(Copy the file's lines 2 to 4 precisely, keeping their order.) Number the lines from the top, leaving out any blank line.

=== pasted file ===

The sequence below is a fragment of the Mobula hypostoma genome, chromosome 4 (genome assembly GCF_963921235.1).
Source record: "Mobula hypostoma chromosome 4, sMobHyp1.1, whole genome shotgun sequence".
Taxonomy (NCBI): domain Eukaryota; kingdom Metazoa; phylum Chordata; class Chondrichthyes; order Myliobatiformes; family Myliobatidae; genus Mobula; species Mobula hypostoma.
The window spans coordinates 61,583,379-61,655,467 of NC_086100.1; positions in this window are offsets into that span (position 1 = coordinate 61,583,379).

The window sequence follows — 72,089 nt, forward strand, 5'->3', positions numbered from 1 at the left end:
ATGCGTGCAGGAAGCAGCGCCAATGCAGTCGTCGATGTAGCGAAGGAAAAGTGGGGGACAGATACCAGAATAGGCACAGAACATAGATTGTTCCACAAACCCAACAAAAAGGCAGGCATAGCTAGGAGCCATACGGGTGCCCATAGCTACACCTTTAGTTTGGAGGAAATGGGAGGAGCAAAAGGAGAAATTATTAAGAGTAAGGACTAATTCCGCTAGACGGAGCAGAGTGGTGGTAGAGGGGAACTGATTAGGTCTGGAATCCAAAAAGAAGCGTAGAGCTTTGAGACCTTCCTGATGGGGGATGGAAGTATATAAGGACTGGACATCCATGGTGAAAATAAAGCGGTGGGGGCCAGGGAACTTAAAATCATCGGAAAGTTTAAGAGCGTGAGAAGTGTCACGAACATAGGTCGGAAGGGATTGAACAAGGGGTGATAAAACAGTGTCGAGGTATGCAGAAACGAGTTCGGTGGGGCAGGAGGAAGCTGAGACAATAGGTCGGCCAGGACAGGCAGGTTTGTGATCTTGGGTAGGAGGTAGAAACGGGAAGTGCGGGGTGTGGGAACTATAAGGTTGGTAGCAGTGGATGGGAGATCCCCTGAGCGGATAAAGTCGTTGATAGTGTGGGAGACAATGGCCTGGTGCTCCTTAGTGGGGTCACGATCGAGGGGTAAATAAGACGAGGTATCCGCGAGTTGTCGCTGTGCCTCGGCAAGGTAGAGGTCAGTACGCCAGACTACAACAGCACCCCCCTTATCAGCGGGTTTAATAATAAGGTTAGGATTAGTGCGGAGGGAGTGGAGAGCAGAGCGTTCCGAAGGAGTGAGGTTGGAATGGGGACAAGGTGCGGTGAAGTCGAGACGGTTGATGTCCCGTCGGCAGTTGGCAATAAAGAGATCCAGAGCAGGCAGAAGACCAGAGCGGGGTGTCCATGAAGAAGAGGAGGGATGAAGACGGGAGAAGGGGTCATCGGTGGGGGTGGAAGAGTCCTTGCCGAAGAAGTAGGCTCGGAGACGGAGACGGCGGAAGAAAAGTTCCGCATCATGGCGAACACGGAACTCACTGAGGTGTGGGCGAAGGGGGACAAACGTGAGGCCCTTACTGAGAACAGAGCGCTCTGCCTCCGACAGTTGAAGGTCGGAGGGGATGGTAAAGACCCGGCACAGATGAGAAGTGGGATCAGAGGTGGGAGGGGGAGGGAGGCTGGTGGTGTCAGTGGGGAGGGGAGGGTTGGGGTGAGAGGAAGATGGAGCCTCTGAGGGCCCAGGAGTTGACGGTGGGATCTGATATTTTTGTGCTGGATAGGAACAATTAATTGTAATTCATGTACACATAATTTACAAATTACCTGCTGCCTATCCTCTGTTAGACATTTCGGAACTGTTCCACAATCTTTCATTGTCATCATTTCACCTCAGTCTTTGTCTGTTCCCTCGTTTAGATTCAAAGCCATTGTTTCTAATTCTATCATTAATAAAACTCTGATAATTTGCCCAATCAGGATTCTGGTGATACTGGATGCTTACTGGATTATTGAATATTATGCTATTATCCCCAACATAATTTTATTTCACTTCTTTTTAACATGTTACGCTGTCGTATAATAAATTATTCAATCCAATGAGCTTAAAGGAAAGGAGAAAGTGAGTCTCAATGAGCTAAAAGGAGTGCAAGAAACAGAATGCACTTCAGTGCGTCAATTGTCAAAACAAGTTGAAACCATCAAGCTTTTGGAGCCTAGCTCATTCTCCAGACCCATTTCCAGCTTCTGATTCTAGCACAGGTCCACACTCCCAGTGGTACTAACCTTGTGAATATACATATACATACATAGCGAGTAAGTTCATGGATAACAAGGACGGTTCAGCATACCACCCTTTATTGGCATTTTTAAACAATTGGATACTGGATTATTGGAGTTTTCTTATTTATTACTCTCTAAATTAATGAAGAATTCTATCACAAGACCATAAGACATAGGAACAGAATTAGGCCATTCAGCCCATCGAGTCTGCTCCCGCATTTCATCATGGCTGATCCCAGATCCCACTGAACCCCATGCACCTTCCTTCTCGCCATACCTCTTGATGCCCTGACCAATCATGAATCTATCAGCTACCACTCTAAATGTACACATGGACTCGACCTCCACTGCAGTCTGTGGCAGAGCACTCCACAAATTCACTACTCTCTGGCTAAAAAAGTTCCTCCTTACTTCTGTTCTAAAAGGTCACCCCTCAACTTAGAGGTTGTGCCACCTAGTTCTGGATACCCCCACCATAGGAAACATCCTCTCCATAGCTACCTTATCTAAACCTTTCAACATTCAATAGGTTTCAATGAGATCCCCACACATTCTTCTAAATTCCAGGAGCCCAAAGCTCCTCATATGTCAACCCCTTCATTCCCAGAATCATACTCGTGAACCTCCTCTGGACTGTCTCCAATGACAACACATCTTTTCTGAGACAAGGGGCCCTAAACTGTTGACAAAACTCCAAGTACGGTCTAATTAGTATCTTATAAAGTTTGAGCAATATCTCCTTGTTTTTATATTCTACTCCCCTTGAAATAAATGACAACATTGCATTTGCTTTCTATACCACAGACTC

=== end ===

Source record: "Mobula hypostoma chromosome 4, sMobHyp1.1, whole genome shotgun sequence".
Taxonomy (NCBI): domain Eukaryota; kingdom Metazoa; phylum Chordata; class Chondrichthyes; order Myliobatiformes; family Myliobatidae; genus Mobula; species Mobula hypostoma.
The window spans coordinates 61,583,379-61,655,467 of NC_086100.1; positions in this window are offsets into that span (position 1 = coordinate 61,583,379).